The muscles of the face, neck, hands, forearms and feet are primarily affected, though it can have other consequences for different people.
This type primarily affects children. By the age of ten, symptoms such as weak shoulders, upper arms, and calf muscles will be noticeable. The heart is also affected and contractures, or joint abnormalities that restrict the movement of certain joints, are one of the initial symptoms of this condition.
Contractures, which most commonly affect the elbows, ankles, and neck, can appear in early childhood. The majority of those affected also have gradual muscle weakening and wasting, which starts in the upper arms and lower legs and progresses to the shoulders and hips.
Limb-girdle muscular dystrophy
The muscles closest to the body, such as the shoulders and hips, are affected by this condition. It can impact people of all ages. The pelvic and shoulder girdles, commonly known as the limb girdles, affect the voluntary muscles of the hip and shoulder areas. These muscles deteriorate and waste away (atrophy), and it may eventually affect other muscles as a degenerative disorder.
Muscles in the eyes and neck are weakened in this unusual form. It typically occurs after the age of 40 with symptoms such as droopy eyelids and difficulties swallowing. It may start with problems swallowing food, but as it progresses, liquids become difficult to swallow as well.
There may be a weakness of the tongue and can result in malnutrition. Limb weakness appears later in the disease and frequently occurs in the body’s center, particularly in the upper legs and hips.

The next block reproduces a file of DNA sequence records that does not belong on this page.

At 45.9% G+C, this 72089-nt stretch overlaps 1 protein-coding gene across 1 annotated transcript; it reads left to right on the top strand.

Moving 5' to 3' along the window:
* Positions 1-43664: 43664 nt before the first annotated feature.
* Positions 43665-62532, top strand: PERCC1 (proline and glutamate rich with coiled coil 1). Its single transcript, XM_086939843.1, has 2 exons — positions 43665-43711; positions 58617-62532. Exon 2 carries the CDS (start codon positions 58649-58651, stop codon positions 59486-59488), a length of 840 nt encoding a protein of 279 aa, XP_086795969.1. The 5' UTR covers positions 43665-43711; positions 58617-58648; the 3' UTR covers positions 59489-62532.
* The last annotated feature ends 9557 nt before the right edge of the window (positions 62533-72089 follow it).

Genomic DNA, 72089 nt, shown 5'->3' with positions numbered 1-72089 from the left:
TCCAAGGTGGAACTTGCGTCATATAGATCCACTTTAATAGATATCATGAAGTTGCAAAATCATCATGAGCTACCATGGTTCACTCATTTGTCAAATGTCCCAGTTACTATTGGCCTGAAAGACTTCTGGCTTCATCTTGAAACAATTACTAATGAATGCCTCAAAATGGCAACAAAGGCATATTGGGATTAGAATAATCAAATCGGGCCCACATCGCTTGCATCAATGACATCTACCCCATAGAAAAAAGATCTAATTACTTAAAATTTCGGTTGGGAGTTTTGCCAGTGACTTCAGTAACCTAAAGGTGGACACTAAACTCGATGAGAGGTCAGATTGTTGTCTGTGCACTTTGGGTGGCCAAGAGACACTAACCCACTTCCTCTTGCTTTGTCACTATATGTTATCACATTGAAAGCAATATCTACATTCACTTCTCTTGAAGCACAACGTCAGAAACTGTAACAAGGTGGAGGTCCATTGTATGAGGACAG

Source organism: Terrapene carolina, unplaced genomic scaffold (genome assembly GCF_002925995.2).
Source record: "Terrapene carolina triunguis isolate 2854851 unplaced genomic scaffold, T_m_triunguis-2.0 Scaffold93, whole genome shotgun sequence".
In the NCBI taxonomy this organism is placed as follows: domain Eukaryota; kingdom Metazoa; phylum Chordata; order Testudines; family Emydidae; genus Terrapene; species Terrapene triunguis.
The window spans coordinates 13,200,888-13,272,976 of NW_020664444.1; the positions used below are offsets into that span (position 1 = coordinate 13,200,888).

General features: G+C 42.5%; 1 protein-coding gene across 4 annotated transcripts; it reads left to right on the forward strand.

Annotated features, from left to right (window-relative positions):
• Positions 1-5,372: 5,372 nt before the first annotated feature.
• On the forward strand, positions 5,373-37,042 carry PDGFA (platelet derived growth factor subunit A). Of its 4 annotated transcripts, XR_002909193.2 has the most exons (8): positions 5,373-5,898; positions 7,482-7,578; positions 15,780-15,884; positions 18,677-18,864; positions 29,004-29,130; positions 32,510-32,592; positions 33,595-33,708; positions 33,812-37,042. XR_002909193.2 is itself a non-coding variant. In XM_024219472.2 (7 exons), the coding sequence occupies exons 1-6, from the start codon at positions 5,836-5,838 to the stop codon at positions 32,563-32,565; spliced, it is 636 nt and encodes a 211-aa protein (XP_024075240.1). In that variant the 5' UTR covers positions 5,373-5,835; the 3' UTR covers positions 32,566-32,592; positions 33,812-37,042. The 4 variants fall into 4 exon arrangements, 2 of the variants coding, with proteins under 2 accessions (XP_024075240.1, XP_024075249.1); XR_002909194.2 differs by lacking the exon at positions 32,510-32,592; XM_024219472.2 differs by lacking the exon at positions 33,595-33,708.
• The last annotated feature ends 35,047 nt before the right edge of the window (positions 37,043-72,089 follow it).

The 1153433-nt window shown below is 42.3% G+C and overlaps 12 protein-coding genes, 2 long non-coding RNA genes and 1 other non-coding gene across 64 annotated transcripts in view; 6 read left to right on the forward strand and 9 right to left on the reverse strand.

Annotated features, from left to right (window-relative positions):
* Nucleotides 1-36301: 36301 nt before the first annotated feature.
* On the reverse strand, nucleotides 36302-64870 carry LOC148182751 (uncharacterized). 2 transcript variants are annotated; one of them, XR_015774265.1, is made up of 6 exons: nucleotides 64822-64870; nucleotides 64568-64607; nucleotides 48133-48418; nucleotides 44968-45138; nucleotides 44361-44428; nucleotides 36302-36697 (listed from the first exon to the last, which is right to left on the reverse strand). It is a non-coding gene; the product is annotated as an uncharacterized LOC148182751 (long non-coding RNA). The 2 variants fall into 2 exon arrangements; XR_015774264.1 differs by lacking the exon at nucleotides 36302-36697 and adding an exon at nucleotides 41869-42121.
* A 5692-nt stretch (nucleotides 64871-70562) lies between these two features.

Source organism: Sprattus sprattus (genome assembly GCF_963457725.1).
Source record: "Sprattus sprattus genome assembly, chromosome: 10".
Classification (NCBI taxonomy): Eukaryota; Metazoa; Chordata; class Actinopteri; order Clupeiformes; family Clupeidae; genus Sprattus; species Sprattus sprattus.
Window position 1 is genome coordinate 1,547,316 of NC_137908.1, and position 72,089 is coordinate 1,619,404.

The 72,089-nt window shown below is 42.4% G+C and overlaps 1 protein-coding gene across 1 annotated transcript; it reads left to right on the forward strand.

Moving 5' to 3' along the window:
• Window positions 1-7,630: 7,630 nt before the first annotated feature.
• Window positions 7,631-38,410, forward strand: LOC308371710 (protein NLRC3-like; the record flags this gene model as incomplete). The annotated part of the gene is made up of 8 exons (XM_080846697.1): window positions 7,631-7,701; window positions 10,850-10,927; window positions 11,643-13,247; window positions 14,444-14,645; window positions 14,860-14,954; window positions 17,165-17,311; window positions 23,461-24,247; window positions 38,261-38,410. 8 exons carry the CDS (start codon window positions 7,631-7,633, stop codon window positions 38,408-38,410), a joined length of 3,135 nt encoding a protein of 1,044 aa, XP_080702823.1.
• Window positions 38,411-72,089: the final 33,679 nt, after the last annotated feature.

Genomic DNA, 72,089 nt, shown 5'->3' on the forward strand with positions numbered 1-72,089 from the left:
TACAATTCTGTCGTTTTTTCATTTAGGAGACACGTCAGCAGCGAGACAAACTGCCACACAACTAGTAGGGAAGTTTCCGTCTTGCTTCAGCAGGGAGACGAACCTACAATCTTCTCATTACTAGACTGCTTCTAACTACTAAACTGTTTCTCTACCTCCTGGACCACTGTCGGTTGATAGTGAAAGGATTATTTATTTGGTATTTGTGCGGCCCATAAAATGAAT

The Importance of Physical Therapy
All forms of dystrophy involve muscle weakness and loss of mass. Some children with severe types of the condition never learn to walk, while others gradually lose their ability to do so. Although there is no cure yet, research is ongoing on the successful treatment.
Physical therapy can considerably enhance a patient’s ability and quality of life. This type of therapy aims to help the person maintain as much flexibility, strength, and symmetry as possible. A physical therapist works on exercises, stretching, and keeping good posture.
They aid with hydrotherapy and monitor the spinal, respiratory, and musculoskeletal function regularly. Physical therapists also play a key role in the prescription and monitoring of adaptive seating and equipment. Contact Everest Rehabilitation Hospitals LLC to learn more about the muscular dystrophy rehabilitation program.
Physical therapy can help people improve their abilities even if they use a wheelchair. They use carefully planned routines to assist patients in getting the right amount and type of exercise. And they make changes to workouts when muscles progressively weaken. The therapist can suggest games and interesting exercises to help patients gain strength, lose weight, and enhance heart health.
Parents need to understand muscular dystrophy causes, symptoms, and treatment so they can seek the best medical care as early as possible. There are many ways that children can be helped to stay active and gain some independence.